Sunday, January 31, 2010
Life out here in the Not-So-Big-Woods is full of little mysteries. "What's that....?" is such a common question.
What's that sparrow-y bird?
What's that snake? No, not the one over there. The one that's RIGHT HERE!
What's that little puddle of slime?
What's making that screaming monkey noise in the woods?
This time, the question was "What's that odd white gauzy fungus?" I noticed it on the morning of one of our first freezes of the winter, gently wrapped around the stem of a dead plant. It looked swirly and graceful, like a skirt on a dancer, or Aretha's newest hat.
These woods of ours are great if you like decay, rot, and fungus. I've never seen so many different ways that dead things can decompose. This was one of the most beautiful fungi I'd ever seen. So ethereal that I didn't touch it, for fear of breaking off layers. I wanted to show my husband, but it was gone by the next day.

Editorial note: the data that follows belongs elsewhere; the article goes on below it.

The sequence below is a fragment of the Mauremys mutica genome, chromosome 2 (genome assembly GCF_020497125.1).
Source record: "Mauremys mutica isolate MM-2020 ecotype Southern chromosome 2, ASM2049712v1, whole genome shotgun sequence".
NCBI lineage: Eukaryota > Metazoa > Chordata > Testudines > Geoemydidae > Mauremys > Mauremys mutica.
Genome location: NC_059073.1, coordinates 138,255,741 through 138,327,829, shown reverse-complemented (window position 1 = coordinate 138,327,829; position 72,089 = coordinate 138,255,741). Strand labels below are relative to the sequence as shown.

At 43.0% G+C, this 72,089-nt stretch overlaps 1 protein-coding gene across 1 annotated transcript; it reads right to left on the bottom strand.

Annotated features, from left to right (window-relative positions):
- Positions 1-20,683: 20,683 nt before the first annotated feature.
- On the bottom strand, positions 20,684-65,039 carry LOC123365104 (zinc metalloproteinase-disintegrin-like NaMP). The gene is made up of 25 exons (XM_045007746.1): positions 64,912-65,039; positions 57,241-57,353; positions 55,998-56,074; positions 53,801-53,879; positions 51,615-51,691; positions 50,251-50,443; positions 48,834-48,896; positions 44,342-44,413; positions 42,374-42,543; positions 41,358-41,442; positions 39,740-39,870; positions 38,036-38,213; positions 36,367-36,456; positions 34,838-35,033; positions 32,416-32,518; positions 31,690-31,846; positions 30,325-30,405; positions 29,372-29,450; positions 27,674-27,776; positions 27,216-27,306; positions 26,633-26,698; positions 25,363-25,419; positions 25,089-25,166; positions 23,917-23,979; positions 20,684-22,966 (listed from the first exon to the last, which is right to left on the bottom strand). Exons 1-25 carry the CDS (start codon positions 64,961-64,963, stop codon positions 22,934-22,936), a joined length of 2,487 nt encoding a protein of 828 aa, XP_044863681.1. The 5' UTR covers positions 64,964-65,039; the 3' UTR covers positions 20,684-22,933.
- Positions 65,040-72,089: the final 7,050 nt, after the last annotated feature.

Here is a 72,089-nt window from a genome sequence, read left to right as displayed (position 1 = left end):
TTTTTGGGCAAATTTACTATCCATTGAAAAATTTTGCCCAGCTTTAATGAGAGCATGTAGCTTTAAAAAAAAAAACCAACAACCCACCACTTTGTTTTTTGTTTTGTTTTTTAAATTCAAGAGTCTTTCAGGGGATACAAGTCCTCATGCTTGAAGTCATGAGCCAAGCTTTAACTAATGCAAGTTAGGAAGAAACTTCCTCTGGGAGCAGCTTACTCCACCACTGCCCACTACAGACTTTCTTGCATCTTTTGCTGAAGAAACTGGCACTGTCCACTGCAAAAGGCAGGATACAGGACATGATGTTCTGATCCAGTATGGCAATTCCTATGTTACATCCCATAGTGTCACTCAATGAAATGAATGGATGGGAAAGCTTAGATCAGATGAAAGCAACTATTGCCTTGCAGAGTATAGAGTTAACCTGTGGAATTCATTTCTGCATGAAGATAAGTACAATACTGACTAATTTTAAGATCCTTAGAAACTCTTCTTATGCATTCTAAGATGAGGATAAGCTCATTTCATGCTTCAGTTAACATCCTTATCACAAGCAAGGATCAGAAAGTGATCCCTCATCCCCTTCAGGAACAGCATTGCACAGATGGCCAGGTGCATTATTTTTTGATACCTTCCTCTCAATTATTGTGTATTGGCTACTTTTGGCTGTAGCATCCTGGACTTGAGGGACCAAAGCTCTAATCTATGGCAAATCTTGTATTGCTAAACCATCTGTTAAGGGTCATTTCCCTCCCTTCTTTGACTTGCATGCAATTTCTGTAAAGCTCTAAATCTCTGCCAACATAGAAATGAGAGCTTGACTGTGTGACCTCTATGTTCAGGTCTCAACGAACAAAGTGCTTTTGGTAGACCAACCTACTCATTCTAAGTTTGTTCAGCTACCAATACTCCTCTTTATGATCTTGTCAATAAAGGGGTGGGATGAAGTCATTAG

The next year, I saw another example in almost exactly the same spot. This time, I couldn't resist a gentle touch--just a brush of my fingertips to find out if it was damp, or soft, or brittle, or slimy.
What it WAS, was cold. It melted from the scant heat of my hand.
What it WASN'T, was fungus. It was made of ice. I don't mean ice over the fungus. The whole thing was a fairy-wing sort of ice formation.
Another year later, and I ran across a blog post by Dr. James Carter, with a very similar picture of this icy-phenomenon. It's known as an "ice ribbon," or "frost ribbon." The stem of the plant is actually pulling water from the soil, which is then super-cooled as it leaves the stem, forming this flouncy ribbon of ice. Dr. Carter's page has lots of examples of odd ice formations.
Dr. James Carter's Ice Page